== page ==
Food Science and Technology Department

 

Document Type

Article

Date of this Version

11-6-2019

Citation

The Author(s) 2019

Comments

npj Science of Food (2019) 3:23 ; https://doi.org/10.1038/s41538-019-0057-5

Abstract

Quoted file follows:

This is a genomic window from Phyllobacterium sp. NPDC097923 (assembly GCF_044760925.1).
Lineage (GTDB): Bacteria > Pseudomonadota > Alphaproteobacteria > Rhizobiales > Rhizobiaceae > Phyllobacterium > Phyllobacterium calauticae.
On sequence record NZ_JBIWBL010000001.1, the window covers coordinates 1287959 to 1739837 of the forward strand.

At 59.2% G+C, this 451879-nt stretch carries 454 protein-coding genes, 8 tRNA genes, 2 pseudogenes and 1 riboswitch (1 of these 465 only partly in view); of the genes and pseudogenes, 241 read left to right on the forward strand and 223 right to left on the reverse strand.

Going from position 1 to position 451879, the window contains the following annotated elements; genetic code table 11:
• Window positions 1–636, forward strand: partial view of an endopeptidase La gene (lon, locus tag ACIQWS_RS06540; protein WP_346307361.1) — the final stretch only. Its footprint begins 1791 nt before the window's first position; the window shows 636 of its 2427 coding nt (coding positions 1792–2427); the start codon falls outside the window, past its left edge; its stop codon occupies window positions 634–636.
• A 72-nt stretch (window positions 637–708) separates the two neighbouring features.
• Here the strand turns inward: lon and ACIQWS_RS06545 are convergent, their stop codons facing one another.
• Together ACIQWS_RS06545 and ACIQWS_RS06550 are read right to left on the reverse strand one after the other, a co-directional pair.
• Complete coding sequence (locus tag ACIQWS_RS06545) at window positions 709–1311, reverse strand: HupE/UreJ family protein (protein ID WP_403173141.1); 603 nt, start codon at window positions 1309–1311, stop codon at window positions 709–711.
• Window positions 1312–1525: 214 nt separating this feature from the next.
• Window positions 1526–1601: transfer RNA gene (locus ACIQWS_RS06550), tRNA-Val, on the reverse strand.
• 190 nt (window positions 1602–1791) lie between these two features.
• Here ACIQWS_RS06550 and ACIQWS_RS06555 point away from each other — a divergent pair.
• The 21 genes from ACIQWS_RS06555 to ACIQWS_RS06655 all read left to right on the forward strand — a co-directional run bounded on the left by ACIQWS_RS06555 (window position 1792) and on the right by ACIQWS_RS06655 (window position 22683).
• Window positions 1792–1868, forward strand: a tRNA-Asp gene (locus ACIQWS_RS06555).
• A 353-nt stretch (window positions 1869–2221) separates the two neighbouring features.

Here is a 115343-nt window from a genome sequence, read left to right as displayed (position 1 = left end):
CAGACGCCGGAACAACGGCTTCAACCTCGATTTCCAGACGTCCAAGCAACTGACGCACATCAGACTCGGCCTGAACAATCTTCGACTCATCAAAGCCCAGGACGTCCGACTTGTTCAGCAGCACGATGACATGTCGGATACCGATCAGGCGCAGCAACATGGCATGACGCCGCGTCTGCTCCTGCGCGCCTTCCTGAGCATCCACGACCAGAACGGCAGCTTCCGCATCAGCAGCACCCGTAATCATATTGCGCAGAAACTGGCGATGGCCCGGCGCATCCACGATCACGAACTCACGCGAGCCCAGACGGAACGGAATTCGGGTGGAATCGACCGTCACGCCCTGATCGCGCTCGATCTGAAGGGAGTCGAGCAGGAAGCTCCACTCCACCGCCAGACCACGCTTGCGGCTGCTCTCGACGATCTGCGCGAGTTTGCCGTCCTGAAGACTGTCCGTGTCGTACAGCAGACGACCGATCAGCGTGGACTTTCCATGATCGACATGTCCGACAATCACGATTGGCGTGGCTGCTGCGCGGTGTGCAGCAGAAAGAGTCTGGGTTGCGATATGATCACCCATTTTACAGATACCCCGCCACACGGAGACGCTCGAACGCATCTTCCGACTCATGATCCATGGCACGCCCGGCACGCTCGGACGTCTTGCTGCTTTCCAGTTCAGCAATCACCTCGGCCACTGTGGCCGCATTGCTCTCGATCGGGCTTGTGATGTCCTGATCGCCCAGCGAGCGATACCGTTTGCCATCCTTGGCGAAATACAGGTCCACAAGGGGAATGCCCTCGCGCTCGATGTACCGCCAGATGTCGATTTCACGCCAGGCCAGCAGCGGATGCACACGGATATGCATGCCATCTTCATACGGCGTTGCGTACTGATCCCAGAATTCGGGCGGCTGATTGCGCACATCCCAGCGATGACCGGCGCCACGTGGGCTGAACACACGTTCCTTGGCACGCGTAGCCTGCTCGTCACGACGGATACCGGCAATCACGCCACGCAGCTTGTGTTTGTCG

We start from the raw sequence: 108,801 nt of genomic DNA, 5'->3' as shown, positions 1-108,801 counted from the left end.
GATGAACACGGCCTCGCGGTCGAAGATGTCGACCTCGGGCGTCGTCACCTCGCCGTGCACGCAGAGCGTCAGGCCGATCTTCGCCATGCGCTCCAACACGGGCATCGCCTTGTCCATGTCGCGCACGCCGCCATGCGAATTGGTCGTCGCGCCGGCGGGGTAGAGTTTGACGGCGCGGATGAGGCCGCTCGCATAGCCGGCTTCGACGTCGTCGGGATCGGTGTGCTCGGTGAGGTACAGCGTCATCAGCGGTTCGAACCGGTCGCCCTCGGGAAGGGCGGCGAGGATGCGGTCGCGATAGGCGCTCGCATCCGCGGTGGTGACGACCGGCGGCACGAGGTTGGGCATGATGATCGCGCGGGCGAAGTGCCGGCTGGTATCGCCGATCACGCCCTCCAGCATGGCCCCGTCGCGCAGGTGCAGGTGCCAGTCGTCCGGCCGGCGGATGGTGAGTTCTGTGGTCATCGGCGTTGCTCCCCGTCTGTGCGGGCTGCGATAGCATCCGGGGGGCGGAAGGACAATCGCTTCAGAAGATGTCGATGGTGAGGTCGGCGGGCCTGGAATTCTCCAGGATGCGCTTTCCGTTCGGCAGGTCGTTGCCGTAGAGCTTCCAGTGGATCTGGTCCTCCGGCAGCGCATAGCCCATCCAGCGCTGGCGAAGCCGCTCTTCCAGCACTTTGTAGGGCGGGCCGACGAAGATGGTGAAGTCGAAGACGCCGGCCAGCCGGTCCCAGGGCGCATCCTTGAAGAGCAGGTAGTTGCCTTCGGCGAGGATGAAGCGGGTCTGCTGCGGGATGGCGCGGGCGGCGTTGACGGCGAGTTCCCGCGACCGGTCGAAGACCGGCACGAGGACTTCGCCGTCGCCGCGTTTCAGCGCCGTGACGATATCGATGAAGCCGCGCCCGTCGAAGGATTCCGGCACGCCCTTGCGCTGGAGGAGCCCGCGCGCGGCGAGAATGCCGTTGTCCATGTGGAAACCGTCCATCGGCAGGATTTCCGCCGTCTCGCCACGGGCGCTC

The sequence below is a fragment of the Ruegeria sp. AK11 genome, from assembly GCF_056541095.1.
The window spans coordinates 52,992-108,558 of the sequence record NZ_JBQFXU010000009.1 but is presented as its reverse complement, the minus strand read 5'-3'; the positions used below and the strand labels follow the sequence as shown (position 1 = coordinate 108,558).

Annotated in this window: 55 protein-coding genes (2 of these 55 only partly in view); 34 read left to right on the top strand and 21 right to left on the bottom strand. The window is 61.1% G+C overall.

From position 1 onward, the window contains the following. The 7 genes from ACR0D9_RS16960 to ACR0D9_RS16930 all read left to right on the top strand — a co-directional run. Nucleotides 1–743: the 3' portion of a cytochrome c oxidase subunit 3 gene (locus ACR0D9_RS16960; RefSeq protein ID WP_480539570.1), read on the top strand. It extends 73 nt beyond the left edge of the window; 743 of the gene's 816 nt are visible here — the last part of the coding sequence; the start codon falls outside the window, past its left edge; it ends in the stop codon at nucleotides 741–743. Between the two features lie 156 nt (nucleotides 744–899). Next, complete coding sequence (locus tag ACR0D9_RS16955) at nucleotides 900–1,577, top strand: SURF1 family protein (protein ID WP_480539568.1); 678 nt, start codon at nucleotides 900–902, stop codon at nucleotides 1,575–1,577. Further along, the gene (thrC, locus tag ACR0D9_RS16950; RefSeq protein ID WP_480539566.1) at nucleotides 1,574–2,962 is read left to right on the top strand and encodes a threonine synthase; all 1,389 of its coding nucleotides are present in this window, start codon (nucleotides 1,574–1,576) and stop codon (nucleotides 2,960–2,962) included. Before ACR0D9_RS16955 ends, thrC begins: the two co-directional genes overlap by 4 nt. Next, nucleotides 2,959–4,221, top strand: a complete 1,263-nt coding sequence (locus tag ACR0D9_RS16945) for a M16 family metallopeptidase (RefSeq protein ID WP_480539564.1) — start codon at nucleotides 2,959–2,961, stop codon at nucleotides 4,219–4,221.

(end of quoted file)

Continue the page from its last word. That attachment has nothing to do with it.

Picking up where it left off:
The aim of this study was to evaluate the potential effects of isomaltodextrin (IMD), a dietary saccharide polymer derived from enzymatically produced from starch, on the ability to alter immune response (IR) bias to hen egg ovalbumin (Ova) induced allergic inflammation in mice. Groups of Balb/c mice were pre-treated with various doses of IMD in drinking water (1.0, 2.5, and 5.0% w/v) for 6 weeks and subsequently sensitized to the Ova together with continuous administration of IMD. To evaluate changes in immune response bias, immunoglobulin isotype-associated antibody activity, concentrations of type 1 and 2 cytokines and the percentage of T-regulatory cells (T-regs) in blood were measured. Clinical signs of allergy were assessed after oral challenge with Ova. Treatment with IMD did not significantly alter the frequency of clinical signs, however there was a trend in the overall reduction of clinical signs. Effect on IR bias was observed in the treatment groups as reflected by reduction in a type 1-biased phenotype as evident by decrease in isotype-specific IgE, IgG and increase in IL-12 cytokine production and a high proportion of Tregs. This study revealed that IMD could be a useful prophylactic candidate for alteration of allergic IR bias in mice and an immunestimulator for reducing egg induced allergic reactions.

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